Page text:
The Top 9 Challenges of Language Access for Schools

To support students and their families who speak English as a second language, schools must provide a complete range of translation and interpretation resources to bridge communication gaps. Language access is a critical component that must be in place to support a large percentage of students in the United States. Look at the stats:  

  • Over 5 million students in the United States education system who are English learners (i.e., spoke English as a second language); that’s over 10% (National Center for Education Statistics) 
  • Within Washington and Oregon, the percentage is above the U.S. average in Washington (11.8%) and slightly under in Oregon (9.3%) 

By making language access resources available, schools can empower non-native-speaking students and their families to fully participate in the educational process. This leads to improved academic outcomes for the students and schools, along with increased family engagement. 

These resources should include translating essential documents, such as report cards and parent-teacher conference materials, into students’ native languages. Interpretation services should also be offered during parent-teacher conferences, meetings, and other interactions to ensure effective communication. Additionally, language support should be provided for student assessments to enable non-native speakers to demonstrate their knowledge and skills accurately.  

Why Language Access Is Important (And Also Why It’s Complicated) 

Language access is a critical component of creating a supportive and inclusive environment for non-native-speaking students and their families. When students and families are able to communicate effectively with teachers, administrators, and other school staff, it can open the door to a multitude of benefits. High-quality translation and interpretation services help non-English speaking community members resolve problems, learn, connect, feel included, experience equity, and thrive. 

Let’s look at the top 3 reasons why full language access programming is critical:  

  • Equity in education: Language access is fundamental to ensuring that all students, regardless of their language background, have equal opportunities to succeed academically and socially in school.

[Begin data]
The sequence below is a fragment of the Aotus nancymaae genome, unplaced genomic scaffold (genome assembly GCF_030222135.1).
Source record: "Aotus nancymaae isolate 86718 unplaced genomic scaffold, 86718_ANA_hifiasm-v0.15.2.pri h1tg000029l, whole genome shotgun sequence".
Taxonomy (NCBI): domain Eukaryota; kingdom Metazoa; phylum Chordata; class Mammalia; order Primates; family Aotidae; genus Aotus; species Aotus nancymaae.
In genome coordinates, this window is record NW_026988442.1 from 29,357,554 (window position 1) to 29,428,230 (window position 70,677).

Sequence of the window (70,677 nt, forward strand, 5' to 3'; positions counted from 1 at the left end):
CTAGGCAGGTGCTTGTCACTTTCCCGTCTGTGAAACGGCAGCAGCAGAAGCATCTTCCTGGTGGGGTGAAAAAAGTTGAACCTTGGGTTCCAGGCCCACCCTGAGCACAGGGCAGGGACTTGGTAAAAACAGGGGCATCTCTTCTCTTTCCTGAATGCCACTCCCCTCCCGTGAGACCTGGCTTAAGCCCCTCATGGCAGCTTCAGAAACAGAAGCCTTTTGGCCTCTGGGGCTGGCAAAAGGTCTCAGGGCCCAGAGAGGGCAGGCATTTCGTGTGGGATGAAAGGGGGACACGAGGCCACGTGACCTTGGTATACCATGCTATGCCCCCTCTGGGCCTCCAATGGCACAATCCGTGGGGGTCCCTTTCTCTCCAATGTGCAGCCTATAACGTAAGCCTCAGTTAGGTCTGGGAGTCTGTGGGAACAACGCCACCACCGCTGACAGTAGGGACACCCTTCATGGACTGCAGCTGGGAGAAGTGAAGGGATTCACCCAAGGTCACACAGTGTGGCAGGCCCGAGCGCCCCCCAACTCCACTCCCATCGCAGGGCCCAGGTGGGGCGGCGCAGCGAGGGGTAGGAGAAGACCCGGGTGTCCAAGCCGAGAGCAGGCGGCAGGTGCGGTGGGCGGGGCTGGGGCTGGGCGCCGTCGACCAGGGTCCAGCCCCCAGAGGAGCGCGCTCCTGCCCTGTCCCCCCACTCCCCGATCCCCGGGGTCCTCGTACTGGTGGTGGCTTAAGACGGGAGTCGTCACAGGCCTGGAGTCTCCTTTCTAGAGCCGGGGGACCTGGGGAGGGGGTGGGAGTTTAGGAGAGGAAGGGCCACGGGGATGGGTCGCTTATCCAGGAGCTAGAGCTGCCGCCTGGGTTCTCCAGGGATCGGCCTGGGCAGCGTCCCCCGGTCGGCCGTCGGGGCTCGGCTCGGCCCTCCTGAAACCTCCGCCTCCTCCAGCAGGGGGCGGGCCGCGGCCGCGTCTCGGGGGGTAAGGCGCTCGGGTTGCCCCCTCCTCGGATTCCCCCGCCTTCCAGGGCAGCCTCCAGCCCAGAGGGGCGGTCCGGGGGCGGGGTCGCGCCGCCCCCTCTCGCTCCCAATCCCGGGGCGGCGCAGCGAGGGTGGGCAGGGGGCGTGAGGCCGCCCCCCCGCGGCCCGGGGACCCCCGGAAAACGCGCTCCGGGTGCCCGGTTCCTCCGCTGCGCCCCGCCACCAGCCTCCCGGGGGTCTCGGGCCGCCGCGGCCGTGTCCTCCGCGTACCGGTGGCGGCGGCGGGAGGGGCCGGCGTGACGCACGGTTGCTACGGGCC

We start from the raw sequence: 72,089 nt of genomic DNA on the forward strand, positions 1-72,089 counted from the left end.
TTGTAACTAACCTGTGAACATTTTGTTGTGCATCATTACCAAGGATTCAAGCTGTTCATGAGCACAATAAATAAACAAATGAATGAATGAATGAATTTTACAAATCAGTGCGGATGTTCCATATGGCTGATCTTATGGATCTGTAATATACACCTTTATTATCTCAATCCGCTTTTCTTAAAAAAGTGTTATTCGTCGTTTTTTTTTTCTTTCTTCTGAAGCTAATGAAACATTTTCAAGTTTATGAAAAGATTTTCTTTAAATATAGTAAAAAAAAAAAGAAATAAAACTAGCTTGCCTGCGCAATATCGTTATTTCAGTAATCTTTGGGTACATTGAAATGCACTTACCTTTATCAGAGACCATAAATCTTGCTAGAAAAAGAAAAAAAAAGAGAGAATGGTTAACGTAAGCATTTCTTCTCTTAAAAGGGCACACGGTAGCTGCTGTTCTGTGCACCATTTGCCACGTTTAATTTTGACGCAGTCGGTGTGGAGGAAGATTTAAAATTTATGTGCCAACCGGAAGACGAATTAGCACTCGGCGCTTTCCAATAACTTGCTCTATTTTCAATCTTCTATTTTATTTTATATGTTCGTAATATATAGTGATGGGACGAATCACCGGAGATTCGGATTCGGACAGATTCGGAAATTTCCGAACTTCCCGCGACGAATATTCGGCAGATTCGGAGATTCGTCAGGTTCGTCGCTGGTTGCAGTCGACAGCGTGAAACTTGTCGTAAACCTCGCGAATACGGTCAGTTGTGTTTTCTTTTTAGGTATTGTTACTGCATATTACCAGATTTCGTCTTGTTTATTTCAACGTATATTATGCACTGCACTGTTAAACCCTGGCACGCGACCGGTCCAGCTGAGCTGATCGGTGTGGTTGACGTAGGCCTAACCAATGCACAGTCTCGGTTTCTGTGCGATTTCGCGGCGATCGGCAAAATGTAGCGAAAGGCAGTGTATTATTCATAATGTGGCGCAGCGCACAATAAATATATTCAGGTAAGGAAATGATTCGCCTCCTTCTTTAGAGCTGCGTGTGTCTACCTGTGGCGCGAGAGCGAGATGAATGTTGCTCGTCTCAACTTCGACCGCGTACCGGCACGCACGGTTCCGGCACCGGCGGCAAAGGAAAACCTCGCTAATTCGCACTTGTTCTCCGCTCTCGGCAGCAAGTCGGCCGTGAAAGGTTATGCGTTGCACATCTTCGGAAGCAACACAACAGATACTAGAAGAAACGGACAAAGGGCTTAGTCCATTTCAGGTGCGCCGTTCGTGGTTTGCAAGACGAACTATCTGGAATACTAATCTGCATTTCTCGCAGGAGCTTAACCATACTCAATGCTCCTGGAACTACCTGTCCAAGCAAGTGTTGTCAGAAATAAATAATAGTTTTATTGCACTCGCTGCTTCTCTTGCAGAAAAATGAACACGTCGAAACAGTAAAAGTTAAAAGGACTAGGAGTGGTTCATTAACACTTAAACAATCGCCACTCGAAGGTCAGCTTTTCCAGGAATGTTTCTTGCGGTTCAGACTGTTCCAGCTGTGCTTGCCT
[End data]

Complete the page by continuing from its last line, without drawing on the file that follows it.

• Legal obligations: Federal and state laws require schools to provide language access services to ensure that non-English speaking students and their families can participate fully in the educational process. 
  • Improved outcomes: When children and their families have translated materials and access to interpreters, everyone benefits. Grades improve, parents feel like they belong in the community, parental involvement improves, attendance improves, and access to educational services improves. 

However, providing language access is not without its challenges. It requires a significant investment of resources, including trained interpreters and translators, language-specific materials, and staff who are culturally competent and understanding of the needs of non-native-speaking students and families. 

Despite these challenges, the importance of language access cannot be overstated, and schools that prioritize it are likely to see significant improvements in student outcomes and overall school success.  

The Top 9 Challenges of Language Access for Schools 

As schools strive to provide a supportive and inclusive environment for all students, they often face significant obstacles when it comes to language access for non-native-speaking students and their families. 

Here are the top 9 challenges of language access that schools commonly encounter: 

  1. Qualified bilingual resources —Finding qualified bilinguals to help translate and interpret in all needed languages with little advanced notice can be incredibly difficult, especially for languages with fewer native speakers, such as Somali and Vietnamese. Conversely, finding qualified personnel in a majority-spoken language, such as Spanish, is typically easier. Also, resources must be knowledgeable about working specifically in an educational setting.
  2. Managing logistics—There’s a lot to manage between booking interpreters, checking credentials, making sure they show up, completing any follow-up tasks, and making payments.
  3. Training—Your internal people will need to know what language access is and how to provide it because it doesn’t happen by itself. This level of training should be mandatory for all employees who will interact or communicate with non-native-speaking students and family members and everyone whose job it is to arrange for language support services.
  4. Cultural Sensitivity and Awareness—Schools often struggle to provide language services that are not only linguistically accurate but also culturally appropriate. Simple misunderstandings can snowball into much larger problems when language services don’t understand cultural nuances. Take the example of students needing to fast during the Muslim holy month of Ramadan. Schools need to understand that students won’t eat breakfast or lunch. They would also need to understand that students who are fasting will likely have a more difficult time with their lessons or physical activity.